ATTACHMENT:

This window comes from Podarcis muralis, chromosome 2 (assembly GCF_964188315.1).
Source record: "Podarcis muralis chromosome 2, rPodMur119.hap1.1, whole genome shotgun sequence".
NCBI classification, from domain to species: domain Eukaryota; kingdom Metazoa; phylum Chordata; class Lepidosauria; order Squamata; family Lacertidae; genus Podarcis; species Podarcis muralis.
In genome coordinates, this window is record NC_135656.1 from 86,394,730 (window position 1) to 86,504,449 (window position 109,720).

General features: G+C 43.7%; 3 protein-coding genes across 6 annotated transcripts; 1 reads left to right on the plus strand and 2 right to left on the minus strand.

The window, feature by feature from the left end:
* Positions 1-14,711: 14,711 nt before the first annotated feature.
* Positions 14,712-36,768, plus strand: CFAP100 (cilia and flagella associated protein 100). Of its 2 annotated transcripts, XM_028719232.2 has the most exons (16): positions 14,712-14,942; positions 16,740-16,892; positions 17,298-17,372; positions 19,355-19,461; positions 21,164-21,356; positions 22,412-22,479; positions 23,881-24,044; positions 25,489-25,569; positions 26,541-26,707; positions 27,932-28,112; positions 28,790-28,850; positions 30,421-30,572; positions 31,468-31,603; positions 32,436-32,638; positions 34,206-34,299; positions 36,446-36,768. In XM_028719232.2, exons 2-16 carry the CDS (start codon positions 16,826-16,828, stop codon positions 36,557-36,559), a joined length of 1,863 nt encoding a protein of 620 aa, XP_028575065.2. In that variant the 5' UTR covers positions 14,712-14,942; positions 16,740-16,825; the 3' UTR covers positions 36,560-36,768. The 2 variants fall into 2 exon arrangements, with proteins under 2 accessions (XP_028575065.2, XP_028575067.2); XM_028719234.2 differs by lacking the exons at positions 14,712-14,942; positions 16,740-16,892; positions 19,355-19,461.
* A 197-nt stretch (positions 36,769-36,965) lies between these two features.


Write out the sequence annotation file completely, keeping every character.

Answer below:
This window comes from Podarcis muralis, chromosome 2 (assembly GCF_964188315.1).
Source record: "Podarcis muralis chromosome 2, rPodMur119.hap1.1, whole genome shotgun sequence".
NCBI classification, from domain to species: domain Eukaryota; kingdom Metazoa; phylum Chordata; class Lepidosauria; order Squamata; family Lacertidae; genus Podarcis; species Podarcis muralis.
In genome coordinates, this window is record NC_135656.1 from 86,394,730 (window position 1) to 86,504,449 (window position 109,720).

General features: G+C 43.7%; 3 protein-coding genes across 6 annotated transcripts; 1 reads left to right on the plus strand and 2 right to left on the minus strand.

The window, feature by feature from the left end:
* Positions 1-14,711: 14,711 nt before the first annotated feature.
* Positions 14,712-36,768, plus strand: CFAP100 (cilia and flagella associated protein 100). Of its 2 annotated transcripts, XM_028719232.2 has the most exons (16): positions 14,712-14,942; positions 16,740-16,892; positions 17,298-17,372; positions 19,355-19,461; positions 21,164-21,356; positions 22,412-22,479; positions 23,881-24,044; positions 25,489-25,569; positions 26,541-26,707; positions 27,932-28,112; positions 28,790-28,850; positions 30,421-30,572; positions 31,468-31,603; positions 32,436-32,638; positions 34,206-34,299; positions 36,446-36,768. In XM_028719232.2, exons 2-16 carry the CDS (start codon positions 16,826-16,828, stop codon positions 36,557-36,559), a joined length of 1,863 nt encoding a protein of 620 aa, XP_028575065.2. In that variant the 5' UTR covers positions 14,712-14,942; positions 16,740-16,825; the 3' UTR covers positions 36,560-36,768. The 2 variants fall into 2 exon arrangements, with proteins under 2 accessions (XP_028575065.2, XP_028575067.2); XM_028719234.2 differs by lacking the exons at positions 14,712-14,942; positions 16,740-16,892; positions 19,355-19,461.
* A 197-nt stretch (positions 36,769-36,965) lies between these two features.